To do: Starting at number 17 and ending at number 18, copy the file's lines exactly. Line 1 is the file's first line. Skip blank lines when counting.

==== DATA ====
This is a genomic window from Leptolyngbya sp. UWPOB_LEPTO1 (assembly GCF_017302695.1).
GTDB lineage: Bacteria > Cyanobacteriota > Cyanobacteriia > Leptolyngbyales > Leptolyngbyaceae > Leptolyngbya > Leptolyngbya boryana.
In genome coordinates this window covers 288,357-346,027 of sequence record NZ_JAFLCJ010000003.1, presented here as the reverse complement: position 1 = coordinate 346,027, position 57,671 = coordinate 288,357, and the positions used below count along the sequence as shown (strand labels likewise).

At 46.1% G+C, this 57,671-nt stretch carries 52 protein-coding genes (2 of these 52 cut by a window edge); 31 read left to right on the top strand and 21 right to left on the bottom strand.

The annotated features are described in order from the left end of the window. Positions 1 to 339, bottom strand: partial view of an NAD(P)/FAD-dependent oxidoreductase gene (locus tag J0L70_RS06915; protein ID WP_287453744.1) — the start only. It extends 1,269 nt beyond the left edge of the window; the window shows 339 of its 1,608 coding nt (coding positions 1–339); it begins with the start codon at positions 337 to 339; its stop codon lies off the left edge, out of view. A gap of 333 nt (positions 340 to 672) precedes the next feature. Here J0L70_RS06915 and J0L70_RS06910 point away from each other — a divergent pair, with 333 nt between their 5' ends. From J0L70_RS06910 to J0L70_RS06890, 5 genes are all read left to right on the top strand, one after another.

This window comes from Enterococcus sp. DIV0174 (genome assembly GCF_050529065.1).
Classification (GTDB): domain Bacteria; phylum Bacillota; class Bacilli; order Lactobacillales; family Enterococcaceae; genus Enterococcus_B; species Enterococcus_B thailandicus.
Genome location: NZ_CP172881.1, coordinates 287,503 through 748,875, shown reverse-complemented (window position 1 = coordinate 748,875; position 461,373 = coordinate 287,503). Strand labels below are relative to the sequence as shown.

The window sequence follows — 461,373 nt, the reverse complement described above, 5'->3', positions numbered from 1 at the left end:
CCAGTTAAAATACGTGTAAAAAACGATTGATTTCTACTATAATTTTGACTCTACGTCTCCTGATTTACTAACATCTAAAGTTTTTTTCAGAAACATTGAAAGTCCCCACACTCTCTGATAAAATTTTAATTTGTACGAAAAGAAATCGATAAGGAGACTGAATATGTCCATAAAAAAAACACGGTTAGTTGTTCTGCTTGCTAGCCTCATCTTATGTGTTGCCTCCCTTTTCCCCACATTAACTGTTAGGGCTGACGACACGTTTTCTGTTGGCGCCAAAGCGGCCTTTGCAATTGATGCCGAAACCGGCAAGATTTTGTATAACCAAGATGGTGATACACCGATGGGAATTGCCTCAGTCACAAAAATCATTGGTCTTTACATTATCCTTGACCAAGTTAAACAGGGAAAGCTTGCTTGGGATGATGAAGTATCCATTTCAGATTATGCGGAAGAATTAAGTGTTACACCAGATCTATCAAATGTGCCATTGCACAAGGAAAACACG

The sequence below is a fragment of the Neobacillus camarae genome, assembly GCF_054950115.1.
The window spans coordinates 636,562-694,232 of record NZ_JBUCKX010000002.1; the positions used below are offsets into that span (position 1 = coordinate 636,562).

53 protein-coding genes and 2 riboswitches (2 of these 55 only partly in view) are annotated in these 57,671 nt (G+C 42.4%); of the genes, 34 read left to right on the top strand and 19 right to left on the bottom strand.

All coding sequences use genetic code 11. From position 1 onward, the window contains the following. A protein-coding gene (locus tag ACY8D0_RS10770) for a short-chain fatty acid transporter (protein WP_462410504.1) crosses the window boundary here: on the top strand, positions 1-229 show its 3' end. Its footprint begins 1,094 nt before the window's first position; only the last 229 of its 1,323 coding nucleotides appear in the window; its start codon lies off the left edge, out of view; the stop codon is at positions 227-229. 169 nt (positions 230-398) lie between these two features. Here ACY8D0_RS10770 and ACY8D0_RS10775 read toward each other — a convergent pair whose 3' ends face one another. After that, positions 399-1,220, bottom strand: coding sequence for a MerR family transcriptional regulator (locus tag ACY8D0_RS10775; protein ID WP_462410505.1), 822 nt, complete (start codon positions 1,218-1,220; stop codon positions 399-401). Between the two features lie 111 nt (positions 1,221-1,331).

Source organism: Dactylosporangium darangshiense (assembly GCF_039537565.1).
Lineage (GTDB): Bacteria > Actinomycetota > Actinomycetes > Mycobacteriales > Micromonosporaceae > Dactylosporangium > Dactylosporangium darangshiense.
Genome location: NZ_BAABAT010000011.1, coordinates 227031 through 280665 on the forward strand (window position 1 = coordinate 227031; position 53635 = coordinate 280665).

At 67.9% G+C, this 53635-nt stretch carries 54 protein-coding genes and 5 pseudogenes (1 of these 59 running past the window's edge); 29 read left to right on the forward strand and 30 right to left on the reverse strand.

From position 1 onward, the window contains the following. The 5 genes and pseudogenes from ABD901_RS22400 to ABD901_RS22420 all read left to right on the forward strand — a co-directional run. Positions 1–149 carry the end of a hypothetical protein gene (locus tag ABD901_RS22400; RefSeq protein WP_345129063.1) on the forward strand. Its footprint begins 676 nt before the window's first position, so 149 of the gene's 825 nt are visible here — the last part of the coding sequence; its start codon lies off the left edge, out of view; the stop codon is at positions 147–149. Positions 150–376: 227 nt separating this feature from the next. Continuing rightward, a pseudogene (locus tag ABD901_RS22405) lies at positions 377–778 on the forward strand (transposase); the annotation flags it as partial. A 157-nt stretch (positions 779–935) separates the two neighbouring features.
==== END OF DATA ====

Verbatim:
Genome location: NZ_BAABAT010000011.1, coordinates 227031 through 280665 on the forward strand (window position 1 = coordinate 227031; position 53635 = coordinate 280665).

At 67.9% G+C, this 53635-nt stretch carries 54 protein-coding genes and 5 pseudogenes (1 of these 59 running past the window's edge); 29 read left to right on the forward strand and 30 right to left on the reverse strand.